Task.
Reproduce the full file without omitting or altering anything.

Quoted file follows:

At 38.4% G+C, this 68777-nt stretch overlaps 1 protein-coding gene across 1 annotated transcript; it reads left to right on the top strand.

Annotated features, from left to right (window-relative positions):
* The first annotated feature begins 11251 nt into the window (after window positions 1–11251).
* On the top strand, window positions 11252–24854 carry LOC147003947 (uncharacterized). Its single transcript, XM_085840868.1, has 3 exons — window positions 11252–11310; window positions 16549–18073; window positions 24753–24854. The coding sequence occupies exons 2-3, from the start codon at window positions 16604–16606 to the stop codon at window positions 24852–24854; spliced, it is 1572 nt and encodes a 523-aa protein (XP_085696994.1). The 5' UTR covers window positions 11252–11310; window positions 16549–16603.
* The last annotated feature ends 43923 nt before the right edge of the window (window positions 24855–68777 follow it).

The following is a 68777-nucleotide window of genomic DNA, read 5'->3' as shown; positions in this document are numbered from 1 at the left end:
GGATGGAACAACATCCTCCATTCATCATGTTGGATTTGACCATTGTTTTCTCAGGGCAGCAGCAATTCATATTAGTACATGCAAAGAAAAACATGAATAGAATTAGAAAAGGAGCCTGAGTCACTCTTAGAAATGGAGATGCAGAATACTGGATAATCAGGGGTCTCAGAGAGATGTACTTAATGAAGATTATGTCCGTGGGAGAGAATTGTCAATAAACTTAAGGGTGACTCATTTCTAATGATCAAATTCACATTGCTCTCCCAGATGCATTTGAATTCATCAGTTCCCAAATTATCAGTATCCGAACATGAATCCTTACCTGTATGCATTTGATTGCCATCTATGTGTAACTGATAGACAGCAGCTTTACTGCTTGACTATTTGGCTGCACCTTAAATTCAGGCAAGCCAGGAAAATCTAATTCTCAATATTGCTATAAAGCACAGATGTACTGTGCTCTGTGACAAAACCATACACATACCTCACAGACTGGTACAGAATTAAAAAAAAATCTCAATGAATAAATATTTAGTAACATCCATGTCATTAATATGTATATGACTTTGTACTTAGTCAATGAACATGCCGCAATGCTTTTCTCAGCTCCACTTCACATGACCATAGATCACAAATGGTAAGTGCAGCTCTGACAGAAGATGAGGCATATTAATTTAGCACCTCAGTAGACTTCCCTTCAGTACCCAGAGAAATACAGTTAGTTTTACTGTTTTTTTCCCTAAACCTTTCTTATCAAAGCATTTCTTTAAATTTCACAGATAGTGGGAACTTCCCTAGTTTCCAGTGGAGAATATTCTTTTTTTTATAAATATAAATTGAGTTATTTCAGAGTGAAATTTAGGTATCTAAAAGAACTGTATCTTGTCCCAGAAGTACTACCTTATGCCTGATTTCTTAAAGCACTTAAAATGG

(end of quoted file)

At 38.4% G+C, this 68777-nt stretch overlaps 1 protein-coding gene across 1 annotated transcript; it reads left to right on the top strand.

Annotated features, from left to right (window-relative positions):
* The first annotated feature begins 11251 nt into the window (after window positions 1–11251).
* On the top strand, window positions 11252–24854 carry LOC147003947 (uncharacterized). Its single transcript, XM_085840868.1, has 3 exons — window positions 11252–11310; window positions 16549–18073; window positions 24753–24854. The coding sequence occupies exons 2-3, from the start codon at window positions 16604–16606 to the stop codon at window positions 24852–24854; spliced, it is 1572 nt and encodes a 523-aa protein (XP_085696994.1). The 5' UTR covers window positions 11252–11310; window positions 16549–16603.
* The last annotated feature ends 43923 nt before the right edge of the window (window positions 24855–68777 follow it).

The following is a 68777-nucleotide window of genomic DNA, read 5'->3' as shown; positions in this document are numbered from 1 at the left end:
GGATGGAACAACATCCTCCATTCATCATGTTGGATTTGACCATTGTTTTCTCAGGGCAGCAGCAATTCATATTAGTACATGCAAAGAAAAACATGAATAGAATTAGAAAAGGAGCCTGAGTCACTCTTAGAAATGGAGATGCAGAATACTGGATAATCAGGGGTCTCAGAGAGATGTACTTAATGAAGATTATGTCCGTGGGAGAGAATTGTCAATAAACTTAAGGGTGACTCATTTCTAATGATCAAATTCACATTGCTCTCCCAGATGCATTTGAATTCATCAGTTCCCAAATTATCAGTATCCGAACATGAATCCTTACCTGTATGCATTTGATTGCCATCTATGTGTAACTGATAGACAGCAGCTTTACTGCTTGACTATTTGGCTGCACCTTAAATTCAGGCAAGCCAGGAAAATCTAATTCTCAATATTGCTATAAAGCACAGATGTACTGTGCTCTGTGACAAAACCATACACATACCTCACAGACTGGTACAGAATTAAAAAAAAATCTCAATGAATAAATATTTAGTAACATCCATGTCATTAATATGTATATGACTTTGTACTTAGTCAATGAACATGCCGCAATGCTTTTCTCAGCTCCACTTCACATGACCATAGATCACAAATGGTAAGTGCAGCTCTGACAGAAGATGAGGCATATTAATTTAGCACCTCAGTAGACTTCCCTTCAGTACCCAGAGAAATACAGTTAGTTTTACTGTTTTTTTCCCTAAACCTTTCTTATCAAAGCATTTCTTTAAATTTCACAGATAGTGGGAACTTCCCTAGTTTCCAGTGGAGAATATTCTTTTTTTTATAAATATAAATTGAGTTATTTCAGAGTGAAATTTAGGTATCTAAAAGAACTGTATCTTGTCCCAGAAGTACTACCTTATGCCTGATTTCTTAAAGCACTTAAAATGG